I was recently asked some insightful questions by New Hope Natural Media, a resource and information provider for the natural, organic and healthy-lifestyle products industry, and am sharing my answers here as the questions provoked me to think deeply about my own motivations for fixing our broken food system.

How did you get involved in the Good Food Movement?

I got into the Natural Foods industry in 1997 when I joined Balance Bar as the VP of marketing. The company was the fastest growing food company of its time.  We thought a lot about GMOs, less refined ingredients, better packaging and many issues that were ahead of our time, because we were passionate, driven entrepreneurs striving for something better.  Then I saw what happened to the brand when it was acquired (by Kraft Foods) and managed without passion or a commitment toward the values of health and sustainability.  Not only did the brand lose its soul over the course of the next 15 years, it rapidly declined in revenues after the first few years of harvesting the business in the mass channel.  And it no longer contributed to the good food movement.

Seeing this brand decline bothered me. I had invested so much of myself into Balance Bar early in my career.  So I decided to dedicate myself to entrepreneurial, values driven, passionate food companies with the potential to drive real change for our food system.  And in this way, I have worked closely with some of the true heroes of the industry – Numi Organic Tea, Alter Eco and many others.  I co-founded Pluot Consulting to help sustainable food business grow. And I started OSC², One Step Closer to an Organic Sustainable Community, to bring these companies together and continuously challenge each other to drive real, positive, sustainable change.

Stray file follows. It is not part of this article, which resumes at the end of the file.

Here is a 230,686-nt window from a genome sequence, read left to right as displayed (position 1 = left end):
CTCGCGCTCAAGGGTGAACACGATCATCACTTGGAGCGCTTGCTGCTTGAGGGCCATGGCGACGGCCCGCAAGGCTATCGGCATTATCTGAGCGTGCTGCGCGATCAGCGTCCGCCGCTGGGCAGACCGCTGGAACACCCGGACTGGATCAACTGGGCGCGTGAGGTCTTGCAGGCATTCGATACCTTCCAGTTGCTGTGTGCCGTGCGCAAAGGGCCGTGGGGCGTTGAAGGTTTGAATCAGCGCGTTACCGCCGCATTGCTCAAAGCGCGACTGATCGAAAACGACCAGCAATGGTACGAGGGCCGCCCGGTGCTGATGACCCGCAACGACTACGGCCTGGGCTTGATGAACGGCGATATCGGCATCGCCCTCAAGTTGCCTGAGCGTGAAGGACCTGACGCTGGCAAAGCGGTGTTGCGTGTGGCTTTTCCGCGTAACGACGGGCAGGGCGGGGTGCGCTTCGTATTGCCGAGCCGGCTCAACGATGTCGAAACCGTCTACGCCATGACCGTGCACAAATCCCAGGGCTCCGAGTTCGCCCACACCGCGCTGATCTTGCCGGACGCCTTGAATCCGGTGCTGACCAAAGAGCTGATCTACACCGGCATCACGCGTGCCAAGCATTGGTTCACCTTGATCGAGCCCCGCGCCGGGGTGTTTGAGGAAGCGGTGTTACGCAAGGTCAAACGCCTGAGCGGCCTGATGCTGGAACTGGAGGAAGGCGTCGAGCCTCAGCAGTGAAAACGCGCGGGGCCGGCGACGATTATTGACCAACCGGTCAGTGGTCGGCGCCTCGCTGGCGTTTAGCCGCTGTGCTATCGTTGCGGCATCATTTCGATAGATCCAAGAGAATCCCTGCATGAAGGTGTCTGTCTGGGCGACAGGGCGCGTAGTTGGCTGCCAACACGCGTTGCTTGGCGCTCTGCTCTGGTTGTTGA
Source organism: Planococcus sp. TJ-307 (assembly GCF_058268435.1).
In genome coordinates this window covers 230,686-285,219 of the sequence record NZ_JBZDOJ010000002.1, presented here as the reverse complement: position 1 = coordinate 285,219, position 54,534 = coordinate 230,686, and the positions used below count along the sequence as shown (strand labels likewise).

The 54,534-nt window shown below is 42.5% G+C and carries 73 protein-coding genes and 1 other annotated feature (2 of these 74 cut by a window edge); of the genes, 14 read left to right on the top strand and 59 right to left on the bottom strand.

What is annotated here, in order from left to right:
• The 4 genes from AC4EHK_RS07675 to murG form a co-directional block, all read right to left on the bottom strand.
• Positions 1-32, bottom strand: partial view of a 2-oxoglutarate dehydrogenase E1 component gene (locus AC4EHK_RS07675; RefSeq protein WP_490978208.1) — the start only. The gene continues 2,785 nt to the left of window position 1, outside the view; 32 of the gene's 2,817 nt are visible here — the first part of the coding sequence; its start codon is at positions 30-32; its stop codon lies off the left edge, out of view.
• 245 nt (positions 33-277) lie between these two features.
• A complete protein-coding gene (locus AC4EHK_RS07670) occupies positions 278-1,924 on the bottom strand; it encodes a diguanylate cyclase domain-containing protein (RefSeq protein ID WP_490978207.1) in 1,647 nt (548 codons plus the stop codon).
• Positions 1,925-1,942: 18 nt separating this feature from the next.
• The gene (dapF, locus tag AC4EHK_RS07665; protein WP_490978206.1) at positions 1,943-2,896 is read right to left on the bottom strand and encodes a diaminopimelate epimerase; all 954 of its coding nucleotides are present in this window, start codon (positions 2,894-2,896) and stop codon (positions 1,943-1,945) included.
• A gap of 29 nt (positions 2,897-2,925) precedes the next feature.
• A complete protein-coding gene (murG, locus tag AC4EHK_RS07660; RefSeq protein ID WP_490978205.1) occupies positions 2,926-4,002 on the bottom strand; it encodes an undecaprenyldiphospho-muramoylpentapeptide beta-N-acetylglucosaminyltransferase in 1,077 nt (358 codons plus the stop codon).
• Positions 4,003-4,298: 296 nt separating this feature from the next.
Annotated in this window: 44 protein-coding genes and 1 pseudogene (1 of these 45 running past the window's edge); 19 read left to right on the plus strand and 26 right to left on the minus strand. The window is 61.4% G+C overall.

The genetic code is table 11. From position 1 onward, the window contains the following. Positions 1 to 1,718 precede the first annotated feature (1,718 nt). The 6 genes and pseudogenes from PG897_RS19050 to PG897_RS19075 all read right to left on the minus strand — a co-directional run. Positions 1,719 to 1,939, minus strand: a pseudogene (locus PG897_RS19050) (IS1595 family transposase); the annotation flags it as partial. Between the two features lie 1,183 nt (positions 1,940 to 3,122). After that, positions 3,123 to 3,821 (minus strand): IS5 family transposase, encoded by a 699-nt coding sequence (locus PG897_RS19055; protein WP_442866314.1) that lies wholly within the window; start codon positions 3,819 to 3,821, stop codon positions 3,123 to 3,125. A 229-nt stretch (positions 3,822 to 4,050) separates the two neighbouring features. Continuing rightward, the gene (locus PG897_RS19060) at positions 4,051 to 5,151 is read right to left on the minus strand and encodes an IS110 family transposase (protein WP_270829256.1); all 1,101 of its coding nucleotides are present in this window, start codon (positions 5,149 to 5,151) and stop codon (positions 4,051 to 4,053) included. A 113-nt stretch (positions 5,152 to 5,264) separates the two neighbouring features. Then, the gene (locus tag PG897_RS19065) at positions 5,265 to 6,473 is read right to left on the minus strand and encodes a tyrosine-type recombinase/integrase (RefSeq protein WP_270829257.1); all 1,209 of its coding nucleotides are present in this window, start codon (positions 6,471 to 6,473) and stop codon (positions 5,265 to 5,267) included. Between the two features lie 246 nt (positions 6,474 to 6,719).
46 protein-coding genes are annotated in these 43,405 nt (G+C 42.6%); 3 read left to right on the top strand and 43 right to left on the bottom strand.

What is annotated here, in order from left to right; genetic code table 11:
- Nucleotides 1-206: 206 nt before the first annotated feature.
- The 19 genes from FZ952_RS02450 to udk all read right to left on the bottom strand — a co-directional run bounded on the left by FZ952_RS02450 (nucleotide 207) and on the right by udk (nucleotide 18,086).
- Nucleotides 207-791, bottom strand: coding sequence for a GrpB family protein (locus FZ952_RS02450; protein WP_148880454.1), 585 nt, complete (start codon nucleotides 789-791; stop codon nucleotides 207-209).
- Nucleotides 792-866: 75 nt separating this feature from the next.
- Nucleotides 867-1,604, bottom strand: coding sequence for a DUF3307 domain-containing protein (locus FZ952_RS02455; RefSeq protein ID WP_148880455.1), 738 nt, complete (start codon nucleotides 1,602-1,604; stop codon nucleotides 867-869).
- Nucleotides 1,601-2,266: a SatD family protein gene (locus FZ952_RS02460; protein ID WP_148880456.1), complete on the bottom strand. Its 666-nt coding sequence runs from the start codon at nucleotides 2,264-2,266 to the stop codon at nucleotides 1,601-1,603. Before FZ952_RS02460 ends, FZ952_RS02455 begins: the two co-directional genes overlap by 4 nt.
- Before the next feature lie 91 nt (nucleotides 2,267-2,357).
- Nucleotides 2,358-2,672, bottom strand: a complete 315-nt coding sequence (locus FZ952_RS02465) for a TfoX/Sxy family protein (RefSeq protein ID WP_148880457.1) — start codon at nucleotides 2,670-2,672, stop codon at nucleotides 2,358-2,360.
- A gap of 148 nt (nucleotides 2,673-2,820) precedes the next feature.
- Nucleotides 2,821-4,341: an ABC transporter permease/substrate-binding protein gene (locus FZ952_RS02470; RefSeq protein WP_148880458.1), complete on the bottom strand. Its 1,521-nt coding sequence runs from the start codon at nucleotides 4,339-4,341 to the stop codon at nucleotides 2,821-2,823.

What are you doing to fix a broken food system?

I have worked in the Natural Foods industry for more than 2 decades, because if good companies grow, our food system improves and we all win.  That is a big part of why we started Pluot Consulting.   Then, I realized that a siloed approach doesn’t work…one company at a time cannot fix the system. So I co-founded OSC² with Ahmed Rahim, Numi’s co-founder and CEO, precisely to help fix the broken food system.

OSC² is based in Northern California and is a national community of sustainably focused natural foods industry CEOs and business leaders.  We strive to leave Earth and humanity in better condition than we found it by inspiring leaders to work together in innovative and collaborative ways toward positive change. OSC²’s mission is to “address the toughest sustainability problems facing our industry and our planet by building new regenerative business models and agricultural systems.”

We differ dramatically from most member-based sustainability organizations, because we are all passionate leaders getting things done. We take action and mobilize large groups of pivotal people in the industry to help inspire broad, open sourced change.  We are particularly passionate about fixing food packaging—the true Achilles heel of the industry.  We founded the OSC² Compostable Packaging Collaborative three years ago and have made dramatic progress toward a flexible packaging solution to replace landfill packaging. This has been accomplished by inspiring a broader vision than one company can create alone and breaking down barriers by building demand and driving economies of scale.  More sustainable packaging is currently unaffordable and technically very challenging…but it is possible.  It just isn’t something one company will be able to develop on their own as a solo competitive advantage; it is an industry imperative. And it is happening through passion combined with bringing the right kinds of partners together. I encourage your audience to read more about our packaging coalition.

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